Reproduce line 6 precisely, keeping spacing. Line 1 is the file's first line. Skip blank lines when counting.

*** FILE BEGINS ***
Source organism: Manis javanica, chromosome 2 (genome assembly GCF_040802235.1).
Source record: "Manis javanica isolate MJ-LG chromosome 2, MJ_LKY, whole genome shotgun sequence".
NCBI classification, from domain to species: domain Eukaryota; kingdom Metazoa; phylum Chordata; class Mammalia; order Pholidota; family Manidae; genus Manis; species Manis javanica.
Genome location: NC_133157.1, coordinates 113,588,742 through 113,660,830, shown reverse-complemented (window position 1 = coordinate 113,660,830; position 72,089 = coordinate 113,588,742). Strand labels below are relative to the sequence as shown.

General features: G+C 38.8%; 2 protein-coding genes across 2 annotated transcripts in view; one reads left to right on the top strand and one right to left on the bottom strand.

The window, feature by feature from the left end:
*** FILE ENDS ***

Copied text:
The window, feature by feature from the left end: